NEW YORK -- The kids walk in with smiles.
They always do.
They're excited, sometimes too excited, the way Zack Wheeler was Tuesday. But they have energy, plenty of energy, enough that it can help lift an entire team.
We don't really know if that's what happened with the New York Mets over the past few days, but we do know that something happened. We know that a Mets team that was trending strongly downhill -- and actually for one night fell into last place -- has suddenly become the hot, fun team in town.
The Mets won again Tuesday, taking advantage of Yankee Stadium and, even more than that, taking advantage of the New York Yankees, picking up where they left off Monday in pounding out a 12-7 win in the second game of the Subway Series.
The series itself has helped lift them, the Mets believe. Playing in hitter-friendly Yankee Stadium has helped a lineup that was frustratingly stagnant just days ago. The Mets hit two more home runs Tuesday, giving them six in the two games at Yankee Stadium (and several of them would not have gone out at Citi Field).
But it feels like it's more than that, if only because everywhere you turn in the Mets' clubhouse, there's now a player who just arrived from Triple-A and is absolutely thrilled to finally be a major leaguer.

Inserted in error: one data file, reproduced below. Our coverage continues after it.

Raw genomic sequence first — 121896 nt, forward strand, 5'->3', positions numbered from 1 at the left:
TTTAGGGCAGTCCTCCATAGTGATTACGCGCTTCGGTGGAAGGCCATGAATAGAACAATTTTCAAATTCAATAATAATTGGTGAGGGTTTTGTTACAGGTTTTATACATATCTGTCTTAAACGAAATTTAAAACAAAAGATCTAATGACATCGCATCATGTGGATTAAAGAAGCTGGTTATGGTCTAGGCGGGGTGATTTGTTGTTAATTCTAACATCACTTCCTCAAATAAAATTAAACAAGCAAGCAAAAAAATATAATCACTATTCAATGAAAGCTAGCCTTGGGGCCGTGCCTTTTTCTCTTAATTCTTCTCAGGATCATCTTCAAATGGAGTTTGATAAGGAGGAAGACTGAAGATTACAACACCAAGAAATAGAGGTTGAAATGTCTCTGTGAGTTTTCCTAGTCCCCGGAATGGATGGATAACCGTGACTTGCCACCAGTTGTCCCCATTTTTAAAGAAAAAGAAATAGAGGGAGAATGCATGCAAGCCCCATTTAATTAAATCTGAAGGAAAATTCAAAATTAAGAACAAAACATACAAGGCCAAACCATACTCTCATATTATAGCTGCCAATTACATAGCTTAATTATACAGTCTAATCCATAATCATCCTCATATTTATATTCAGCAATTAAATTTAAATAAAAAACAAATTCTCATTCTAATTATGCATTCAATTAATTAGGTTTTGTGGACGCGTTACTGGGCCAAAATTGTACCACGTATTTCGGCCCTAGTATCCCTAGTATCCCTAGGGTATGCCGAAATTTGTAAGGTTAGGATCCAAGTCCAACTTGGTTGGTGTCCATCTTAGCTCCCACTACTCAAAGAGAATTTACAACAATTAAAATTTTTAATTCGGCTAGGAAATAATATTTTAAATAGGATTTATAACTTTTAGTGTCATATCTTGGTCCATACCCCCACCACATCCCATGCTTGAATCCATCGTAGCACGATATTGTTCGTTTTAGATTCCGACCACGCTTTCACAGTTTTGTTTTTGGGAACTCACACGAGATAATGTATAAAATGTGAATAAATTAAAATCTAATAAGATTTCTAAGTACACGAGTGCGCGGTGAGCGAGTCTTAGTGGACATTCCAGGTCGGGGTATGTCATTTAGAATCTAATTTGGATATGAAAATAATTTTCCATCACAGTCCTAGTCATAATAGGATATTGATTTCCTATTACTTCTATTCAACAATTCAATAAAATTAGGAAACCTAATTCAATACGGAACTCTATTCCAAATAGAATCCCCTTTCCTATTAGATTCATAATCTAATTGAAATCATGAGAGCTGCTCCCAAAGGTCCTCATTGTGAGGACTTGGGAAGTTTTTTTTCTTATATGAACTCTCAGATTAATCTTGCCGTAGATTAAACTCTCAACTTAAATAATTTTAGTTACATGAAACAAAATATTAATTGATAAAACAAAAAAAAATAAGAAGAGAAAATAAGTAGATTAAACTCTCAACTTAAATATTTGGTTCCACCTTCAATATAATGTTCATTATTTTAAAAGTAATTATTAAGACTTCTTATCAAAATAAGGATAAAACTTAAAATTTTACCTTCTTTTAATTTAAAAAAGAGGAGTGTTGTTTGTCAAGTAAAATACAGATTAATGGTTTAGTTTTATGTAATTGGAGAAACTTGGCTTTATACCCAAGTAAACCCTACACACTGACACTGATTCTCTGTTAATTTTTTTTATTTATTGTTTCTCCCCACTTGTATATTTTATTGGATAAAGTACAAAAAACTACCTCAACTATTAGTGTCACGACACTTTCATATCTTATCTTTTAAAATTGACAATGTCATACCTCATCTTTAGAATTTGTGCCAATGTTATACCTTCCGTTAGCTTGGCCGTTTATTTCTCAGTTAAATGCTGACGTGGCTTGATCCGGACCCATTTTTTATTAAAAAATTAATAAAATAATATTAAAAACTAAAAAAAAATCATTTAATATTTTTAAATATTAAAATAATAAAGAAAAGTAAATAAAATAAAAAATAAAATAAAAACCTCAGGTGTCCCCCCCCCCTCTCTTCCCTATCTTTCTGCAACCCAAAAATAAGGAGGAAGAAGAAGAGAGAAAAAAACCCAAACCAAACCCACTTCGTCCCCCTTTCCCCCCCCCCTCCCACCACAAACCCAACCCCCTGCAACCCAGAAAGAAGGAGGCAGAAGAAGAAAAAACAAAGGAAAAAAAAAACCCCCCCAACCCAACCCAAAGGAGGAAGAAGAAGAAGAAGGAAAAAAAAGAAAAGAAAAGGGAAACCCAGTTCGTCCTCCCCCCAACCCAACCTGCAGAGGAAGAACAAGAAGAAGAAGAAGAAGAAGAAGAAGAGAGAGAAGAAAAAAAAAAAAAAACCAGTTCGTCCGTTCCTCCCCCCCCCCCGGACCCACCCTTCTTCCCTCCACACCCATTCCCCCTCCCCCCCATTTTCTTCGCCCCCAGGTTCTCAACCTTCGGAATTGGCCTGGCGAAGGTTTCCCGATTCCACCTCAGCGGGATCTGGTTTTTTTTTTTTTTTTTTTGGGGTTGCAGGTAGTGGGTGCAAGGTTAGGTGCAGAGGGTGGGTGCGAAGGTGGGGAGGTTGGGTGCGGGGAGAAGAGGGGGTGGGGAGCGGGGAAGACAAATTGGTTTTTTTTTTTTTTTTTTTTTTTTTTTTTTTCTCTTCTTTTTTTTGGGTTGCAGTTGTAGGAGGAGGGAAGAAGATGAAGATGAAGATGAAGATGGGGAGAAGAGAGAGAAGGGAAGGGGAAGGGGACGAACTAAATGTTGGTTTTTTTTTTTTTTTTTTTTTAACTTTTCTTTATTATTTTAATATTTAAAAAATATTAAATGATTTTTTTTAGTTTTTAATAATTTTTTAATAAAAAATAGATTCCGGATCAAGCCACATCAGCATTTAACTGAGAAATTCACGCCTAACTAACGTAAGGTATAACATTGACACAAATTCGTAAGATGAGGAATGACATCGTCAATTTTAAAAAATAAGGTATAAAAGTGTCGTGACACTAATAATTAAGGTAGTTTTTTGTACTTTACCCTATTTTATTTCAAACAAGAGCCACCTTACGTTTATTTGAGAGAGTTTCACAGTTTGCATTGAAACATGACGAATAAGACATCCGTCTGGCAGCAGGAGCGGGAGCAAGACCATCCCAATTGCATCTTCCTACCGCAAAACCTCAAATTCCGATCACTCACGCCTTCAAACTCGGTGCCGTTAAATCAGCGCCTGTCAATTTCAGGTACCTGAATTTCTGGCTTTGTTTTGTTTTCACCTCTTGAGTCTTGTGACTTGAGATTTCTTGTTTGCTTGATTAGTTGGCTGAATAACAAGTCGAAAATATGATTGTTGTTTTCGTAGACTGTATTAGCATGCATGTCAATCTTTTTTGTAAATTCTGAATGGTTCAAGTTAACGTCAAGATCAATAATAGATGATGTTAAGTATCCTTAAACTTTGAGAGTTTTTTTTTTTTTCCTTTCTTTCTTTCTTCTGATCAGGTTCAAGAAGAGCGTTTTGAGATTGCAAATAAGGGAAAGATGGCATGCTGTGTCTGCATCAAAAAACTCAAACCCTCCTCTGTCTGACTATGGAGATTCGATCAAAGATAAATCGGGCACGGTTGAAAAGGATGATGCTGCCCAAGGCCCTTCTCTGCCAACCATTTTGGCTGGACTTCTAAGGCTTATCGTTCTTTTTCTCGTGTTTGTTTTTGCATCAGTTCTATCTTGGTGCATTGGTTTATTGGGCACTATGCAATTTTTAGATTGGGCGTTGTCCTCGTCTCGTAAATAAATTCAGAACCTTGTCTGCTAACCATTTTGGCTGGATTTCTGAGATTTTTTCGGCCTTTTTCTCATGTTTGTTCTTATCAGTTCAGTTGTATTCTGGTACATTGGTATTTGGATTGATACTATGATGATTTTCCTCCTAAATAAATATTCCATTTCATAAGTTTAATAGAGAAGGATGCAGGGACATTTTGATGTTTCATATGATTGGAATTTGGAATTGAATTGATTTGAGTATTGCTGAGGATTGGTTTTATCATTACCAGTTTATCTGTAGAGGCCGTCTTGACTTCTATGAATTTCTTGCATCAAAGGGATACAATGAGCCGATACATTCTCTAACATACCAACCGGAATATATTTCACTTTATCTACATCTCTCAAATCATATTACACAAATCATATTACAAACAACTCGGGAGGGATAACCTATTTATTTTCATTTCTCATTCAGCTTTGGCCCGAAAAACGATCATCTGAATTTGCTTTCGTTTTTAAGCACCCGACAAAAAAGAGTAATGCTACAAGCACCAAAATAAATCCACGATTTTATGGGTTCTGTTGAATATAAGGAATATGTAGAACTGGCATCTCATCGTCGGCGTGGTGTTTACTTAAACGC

The new arrivals Tuesday were Rafael Montero, the kid who will make his big league debut Wednesday night at Citi Field against the Yankees, and Jacob deGrom, a kid who was called up to help the bullpen.
"They had a long flight [from Las Vegas], but you'd never know it," Mets manager Terry Collins said. "They're flying high."
So, once again, are the Mets.
No matter where they go from here, they've righted themselves from what looked last week like a possible bottom-is-falling-out collapse. They're back to .500, at 19-19, and doing well enough that they survived seeing their pitching staff issue 10 walks (six of them by Wheeler, in just 4 1/3 innings) Tuesday night.
"These two wins have by no means been well-rounded, but we'll take them," said David Wright, who just four days before was heard lamenting that "losing sucks."
Wright believes the additions to the roster have given the Mets a shot in the arm. He believes the Yankee Stadium-inflated offensive output will help, and that the enthusiasm from fans for the Subway Series contributed.
Most of all, he's just happy that things seem to have turned so quickly.
"Some of it's just baseball, and some of it's that roller-coaster ride we've been on through 38 games," he said. "You have to realize you're going to hit a bump in the road. But in years past, that would drag on for weeks, where you're losing series after series and you just can't right the ship."
Instead, the Mets ended their five-game losing streak with Sunday's big comeback win over the Philadelphia Phillies, followed that with the two Subway wins, and came out of Yankee Stadium feeling energized instead of depressed.
"[Monday] night helped us [Tuesday]," Collins said. "It was the feeling, 'We're going to score more runs, let's just hold them.' It adds a spirit in the dugout, that you can score when you need to."
Days ago, the Mets could barely score at all, certainly not when they needed to.
They knew they needed to change things. They knew they had to do it quickly.
Now they have.